Not enough data to back use of inhaled steroids for COVID-19 -EU regulator

(Reuters) -Europe’s medicines regulator said on Thursday there was not enough evidence to support the use of inhaled corticosteroids in patients with COVID-19, but backed the use of dexamethasone based on sufficient data.

Although its COVID-19 taskforce has not found any safety risks for corticosteroids so far, the possibility of harm in patients who have normal oxygen levels cannot be ruled out, the European Medicines Agency (EMA) said.

Scientists have been studying the benefits of several inflammation-fighting medicines to treat COVID-19, including some arthritis treatments and corticosteroids such as dexamethasone and budesonide.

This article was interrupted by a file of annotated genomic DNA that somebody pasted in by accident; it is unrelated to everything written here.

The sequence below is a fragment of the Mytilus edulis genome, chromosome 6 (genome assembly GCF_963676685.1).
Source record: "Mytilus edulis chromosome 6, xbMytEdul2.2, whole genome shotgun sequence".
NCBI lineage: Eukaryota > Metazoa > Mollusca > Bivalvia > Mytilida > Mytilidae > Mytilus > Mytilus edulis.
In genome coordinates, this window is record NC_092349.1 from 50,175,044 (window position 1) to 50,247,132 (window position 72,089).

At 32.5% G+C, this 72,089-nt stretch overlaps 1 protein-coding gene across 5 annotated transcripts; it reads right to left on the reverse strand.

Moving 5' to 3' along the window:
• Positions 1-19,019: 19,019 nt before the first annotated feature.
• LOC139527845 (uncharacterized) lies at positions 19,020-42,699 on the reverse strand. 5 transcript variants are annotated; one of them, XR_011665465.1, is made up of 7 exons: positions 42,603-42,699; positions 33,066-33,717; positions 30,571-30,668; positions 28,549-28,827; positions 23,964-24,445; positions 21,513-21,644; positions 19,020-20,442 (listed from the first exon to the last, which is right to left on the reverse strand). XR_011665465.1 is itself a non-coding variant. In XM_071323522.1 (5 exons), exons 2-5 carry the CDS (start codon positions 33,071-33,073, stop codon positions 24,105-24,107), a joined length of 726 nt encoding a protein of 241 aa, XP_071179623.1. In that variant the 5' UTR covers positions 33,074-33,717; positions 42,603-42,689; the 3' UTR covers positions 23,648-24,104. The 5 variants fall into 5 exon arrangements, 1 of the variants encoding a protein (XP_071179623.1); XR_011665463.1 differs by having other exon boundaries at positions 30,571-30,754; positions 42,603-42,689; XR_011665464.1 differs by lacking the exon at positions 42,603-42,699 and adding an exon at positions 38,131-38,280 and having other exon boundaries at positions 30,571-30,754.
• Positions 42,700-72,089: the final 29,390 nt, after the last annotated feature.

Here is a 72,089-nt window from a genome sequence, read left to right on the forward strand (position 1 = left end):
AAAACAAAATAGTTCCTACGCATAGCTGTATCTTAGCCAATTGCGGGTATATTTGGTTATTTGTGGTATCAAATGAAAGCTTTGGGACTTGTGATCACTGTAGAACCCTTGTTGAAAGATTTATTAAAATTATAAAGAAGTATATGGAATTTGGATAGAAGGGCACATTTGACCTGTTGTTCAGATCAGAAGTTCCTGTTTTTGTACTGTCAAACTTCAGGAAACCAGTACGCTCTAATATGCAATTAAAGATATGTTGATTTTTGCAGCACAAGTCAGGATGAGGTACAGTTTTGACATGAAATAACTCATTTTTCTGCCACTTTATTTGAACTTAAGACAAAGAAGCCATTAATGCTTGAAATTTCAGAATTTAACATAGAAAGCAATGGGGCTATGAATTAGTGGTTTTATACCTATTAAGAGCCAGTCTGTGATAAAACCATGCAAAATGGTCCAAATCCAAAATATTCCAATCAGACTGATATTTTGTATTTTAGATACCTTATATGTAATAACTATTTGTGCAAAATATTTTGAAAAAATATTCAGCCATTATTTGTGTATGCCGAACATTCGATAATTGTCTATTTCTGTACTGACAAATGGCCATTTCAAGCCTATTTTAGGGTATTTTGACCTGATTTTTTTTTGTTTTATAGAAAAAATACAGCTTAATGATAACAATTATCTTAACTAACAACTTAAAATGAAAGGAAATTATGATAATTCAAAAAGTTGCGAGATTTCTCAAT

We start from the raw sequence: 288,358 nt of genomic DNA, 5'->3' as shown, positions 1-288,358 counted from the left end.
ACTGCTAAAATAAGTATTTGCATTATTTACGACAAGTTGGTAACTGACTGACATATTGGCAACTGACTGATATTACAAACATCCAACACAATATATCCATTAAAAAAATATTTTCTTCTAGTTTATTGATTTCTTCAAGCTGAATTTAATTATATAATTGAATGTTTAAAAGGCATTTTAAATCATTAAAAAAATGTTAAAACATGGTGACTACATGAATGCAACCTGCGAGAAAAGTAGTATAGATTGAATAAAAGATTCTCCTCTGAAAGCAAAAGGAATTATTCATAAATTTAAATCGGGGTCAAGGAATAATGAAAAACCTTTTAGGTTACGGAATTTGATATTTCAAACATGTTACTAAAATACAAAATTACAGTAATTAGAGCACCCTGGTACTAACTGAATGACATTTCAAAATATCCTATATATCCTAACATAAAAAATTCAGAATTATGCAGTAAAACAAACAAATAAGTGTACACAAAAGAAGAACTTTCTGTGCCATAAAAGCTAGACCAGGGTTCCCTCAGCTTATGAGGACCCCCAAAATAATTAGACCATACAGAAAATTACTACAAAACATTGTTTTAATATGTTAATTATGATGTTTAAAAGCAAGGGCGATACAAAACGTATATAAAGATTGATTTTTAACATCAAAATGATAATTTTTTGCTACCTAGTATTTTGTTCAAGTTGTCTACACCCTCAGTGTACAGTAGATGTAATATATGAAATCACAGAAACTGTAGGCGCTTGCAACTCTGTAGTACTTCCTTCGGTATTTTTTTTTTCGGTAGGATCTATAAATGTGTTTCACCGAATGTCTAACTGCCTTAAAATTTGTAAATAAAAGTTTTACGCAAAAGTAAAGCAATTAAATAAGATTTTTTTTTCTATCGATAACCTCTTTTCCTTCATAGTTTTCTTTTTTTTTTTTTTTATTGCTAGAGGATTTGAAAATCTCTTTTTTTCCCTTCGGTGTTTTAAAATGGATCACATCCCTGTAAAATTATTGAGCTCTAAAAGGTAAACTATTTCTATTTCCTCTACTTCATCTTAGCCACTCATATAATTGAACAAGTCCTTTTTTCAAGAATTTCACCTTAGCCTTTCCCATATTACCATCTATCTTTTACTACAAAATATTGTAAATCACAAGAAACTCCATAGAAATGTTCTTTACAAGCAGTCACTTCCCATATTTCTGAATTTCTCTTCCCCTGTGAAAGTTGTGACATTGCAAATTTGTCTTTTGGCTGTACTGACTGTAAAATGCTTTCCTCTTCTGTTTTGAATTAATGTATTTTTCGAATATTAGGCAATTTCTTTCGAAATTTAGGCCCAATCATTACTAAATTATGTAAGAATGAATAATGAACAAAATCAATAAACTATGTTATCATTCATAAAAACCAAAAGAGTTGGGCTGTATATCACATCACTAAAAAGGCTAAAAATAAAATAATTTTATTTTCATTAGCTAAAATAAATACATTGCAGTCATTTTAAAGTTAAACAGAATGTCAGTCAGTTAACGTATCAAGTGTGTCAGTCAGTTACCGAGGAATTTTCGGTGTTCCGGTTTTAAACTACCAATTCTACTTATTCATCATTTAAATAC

An infection of the novel coronavirus can cause swelling in organs, including the lungs, which can also lead to severe complications.

The EMA in September endorsed dexamethasone for treating COVID-19 patients with breathing problems after a British trial showed it helped cut death rates in severely ill, hospitalised patients. The decades old drug is cheap and widely available.

“More evidence from clinical trials is necessary to establish the benefits of inhaled corticosteroids in people with COVID-19,” the EMA said.

Corticosteroids are lab-made medicines, which work in the body like the hormone cortisol in fighting and controlling swelling. Inhaled versions are typically used to treat lung problems such as asthma and chronic obstructive pulmonary disease.

A UK trial last month showed treating COVID-19 patients at home with inhaled budesonide can speed up their recovery. Budesonide is sold as Pulmicort by AstraZeneca.

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